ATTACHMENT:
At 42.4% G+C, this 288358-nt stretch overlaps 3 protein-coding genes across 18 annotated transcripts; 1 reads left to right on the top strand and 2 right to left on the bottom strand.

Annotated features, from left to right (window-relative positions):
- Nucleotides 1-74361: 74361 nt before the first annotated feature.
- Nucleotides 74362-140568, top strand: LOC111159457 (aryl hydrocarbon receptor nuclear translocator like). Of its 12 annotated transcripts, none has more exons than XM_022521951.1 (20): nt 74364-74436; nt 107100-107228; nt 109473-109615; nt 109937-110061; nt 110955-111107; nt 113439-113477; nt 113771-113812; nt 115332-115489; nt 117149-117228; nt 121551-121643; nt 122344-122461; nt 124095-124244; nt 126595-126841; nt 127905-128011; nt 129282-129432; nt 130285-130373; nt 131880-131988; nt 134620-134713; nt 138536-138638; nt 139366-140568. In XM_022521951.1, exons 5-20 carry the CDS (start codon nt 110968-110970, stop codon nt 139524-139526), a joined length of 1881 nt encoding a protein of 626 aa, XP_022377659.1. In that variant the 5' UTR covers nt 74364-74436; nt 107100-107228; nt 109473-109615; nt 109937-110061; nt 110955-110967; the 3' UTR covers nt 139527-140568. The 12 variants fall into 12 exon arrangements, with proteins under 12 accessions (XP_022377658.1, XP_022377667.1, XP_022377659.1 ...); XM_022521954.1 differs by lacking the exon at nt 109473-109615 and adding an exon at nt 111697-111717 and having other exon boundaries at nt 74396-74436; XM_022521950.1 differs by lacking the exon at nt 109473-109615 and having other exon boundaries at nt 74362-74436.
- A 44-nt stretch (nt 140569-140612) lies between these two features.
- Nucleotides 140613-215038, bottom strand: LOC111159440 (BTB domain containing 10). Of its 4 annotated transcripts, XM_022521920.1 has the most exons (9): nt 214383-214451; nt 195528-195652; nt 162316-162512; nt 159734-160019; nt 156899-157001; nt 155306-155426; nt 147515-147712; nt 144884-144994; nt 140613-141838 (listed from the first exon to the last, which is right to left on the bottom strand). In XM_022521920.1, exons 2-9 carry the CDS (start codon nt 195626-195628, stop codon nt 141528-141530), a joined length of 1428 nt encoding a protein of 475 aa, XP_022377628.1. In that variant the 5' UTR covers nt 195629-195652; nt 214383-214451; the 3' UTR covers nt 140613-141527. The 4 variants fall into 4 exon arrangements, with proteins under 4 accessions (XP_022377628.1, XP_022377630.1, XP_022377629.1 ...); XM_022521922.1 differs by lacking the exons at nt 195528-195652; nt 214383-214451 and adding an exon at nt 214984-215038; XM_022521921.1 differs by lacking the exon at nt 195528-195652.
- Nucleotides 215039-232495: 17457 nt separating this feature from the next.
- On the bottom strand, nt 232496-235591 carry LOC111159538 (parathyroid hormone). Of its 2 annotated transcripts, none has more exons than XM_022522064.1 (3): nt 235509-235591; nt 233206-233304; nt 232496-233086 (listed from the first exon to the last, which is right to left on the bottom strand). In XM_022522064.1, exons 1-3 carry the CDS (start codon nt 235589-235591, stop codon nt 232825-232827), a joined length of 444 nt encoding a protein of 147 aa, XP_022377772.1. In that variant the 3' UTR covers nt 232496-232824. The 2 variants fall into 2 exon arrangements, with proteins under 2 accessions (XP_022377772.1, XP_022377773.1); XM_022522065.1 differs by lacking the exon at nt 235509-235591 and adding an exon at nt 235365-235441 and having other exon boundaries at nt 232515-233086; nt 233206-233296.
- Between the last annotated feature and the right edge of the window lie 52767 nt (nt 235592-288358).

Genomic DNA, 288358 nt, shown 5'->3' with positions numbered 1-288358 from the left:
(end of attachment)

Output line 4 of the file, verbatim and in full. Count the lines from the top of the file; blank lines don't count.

- Nucleotides 74362-140568, top strand: LOC111159457 (aryl hydrocarbon receptor nuclear translocator like). Of its 12 annotated transcripts, none has more exons than XM_022521951.1 (20): nt 74364-74436; nt 107100-107228; nt 109473-109615; nt 109937-110061; nt 110955-111107; nt 113439-113477; nt 113771-113812; nt 115332-115489; nt 117149-117228; nt 121551-121643; nt 122344-122461; nt 124095-124244; nt 126595-126841; nt 127905-128011; nt 129282-129432; nt 130285-130373; nt 131880-131988; nt 134620-134713; nt 138536-138638; nt 139366-140568. In XM_022521951.1, exons 5-20 carry the CDS (start codon nt 110968-110970, stop codon nt 139524-139526), a joined length of 1881 nt encoding a protein of 626 aa, XP_022377659.1. In that variant the 5' UTR covers nt 74364-74436; nt 107100-107228; nt 109473-109615; nt 109937-110061; nt 110955-110967; the 3' UTR covers nt 139527-140568. The 12 variants fall into 12 exon arrangements, with proteins under 12 accessions (XP_022377658.1, XP_022377667.1, XP_022377659.1 ...); XM_022521954.1 differs by lacking the exon at nt 109473-109615 and adding an exon at nt 111697-111717 and having other exon boundaries at nt 74396-74436; XM_022521950.1 differs by lacking the exon at nt 109473-109615 and having other exon boundaries at nt 74362-74436.